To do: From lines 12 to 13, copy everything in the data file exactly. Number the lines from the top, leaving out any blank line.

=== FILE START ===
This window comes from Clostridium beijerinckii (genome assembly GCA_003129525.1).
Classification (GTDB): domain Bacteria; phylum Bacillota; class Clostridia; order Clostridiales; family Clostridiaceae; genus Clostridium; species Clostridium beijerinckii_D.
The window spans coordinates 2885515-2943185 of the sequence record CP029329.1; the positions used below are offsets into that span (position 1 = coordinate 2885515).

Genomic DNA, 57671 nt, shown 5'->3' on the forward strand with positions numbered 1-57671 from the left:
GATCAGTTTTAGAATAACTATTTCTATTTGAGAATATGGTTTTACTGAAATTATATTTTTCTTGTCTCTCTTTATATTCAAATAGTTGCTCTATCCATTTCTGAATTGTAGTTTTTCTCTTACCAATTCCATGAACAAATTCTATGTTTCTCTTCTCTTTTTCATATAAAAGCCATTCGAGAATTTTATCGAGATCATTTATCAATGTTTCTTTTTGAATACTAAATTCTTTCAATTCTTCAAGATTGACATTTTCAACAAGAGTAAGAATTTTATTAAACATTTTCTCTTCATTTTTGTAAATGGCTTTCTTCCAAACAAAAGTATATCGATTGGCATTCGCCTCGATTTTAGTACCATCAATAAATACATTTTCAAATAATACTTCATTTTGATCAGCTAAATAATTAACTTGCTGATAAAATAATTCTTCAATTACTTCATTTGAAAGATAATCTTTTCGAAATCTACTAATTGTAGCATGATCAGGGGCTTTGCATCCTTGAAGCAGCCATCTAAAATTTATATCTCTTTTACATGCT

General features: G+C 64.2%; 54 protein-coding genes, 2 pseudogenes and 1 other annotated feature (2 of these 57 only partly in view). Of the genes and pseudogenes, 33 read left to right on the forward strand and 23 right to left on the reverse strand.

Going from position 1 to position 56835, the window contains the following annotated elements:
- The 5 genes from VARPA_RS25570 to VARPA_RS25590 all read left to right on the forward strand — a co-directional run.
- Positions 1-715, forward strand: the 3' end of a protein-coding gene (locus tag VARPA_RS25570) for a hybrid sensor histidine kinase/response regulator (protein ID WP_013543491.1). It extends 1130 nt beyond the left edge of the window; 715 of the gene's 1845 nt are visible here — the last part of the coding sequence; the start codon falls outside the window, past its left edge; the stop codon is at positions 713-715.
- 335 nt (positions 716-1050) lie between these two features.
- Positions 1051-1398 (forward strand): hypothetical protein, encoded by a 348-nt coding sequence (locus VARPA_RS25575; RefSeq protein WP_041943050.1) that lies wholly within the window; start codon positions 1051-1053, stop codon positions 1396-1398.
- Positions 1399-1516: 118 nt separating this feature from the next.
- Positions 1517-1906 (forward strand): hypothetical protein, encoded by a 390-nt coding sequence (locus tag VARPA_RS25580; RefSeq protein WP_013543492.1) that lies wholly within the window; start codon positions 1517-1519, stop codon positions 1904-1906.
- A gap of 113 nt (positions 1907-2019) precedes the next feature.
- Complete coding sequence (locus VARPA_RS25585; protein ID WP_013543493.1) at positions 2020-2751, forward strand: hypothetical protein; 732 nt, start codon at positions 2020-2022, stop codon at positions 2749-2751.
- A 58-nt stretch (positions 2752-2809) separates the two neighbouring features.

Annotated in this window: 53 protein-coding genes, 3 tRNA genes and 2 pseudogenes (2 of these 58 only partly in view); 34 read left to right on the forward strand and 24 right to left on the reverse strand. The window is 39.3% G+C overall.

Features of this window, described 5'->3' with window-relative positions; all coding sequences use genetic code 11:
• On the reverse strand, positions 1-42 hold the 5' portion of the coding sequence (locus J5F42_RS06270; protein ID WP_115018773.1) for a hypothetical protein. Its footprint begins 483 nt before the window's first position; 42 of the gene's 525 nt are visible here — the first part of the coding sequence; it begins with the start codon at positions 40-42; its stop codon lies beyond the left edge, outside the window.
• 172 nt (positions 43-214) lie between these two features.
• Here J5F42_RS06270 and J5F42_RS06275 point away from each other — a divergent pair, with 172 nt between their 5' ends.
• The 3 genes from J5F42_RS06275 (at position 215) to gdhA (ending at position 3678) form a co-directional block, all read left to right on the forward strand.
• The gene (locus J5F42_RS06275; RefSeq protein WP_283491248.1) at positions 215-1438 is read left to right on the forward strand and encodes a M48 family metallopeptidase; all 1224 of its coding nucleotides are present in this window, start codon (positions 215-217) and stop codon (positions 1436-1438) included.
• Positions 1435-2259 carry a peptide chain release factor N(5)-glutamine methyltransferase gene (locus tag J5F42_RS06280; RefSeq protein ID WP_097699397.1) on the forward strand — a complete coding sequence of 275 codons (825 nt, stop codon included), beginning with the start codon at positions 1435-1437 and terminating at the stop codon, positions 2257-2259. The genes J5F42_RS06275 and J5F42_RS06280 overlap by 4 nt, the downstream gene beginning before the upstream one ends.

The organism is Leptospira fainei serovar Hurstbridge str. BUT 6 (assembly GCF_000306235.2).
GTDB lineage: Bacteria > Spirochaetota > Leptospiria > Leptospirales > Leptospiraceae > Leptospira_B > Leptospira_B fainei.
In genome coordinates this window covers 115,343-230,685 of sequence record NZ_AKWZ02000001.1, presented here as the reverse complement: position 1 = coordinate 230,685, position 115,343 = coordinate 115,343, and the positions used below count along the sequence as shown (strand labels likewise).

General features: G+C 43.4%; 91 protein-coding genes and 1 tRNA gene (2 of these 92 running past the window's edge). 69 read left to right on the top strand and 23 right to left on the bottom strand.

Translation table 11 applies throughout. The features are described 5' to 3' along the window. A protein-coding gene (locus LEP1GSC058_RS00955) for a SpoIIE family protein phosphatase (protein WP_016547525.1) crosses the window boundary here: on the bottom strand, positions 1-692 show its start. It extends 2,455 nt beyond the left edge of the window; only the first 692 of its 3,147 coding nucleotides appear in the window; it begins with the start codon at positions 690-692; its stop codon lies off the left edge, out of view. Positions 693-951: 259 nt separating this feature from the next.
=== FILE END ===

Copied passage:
- Positions 1399-1516: 118 nt separating this feature from the next.
- Positions 1517-1906 (forward strand): hypothetical protein, encoded by a 390-nt coding sequence (locus tag VARPA_RS25580; RefSeq protein WP_013543492.1) that lies wholly within the window; start codon positions 1517-1519, stop codon positions 1904-1906.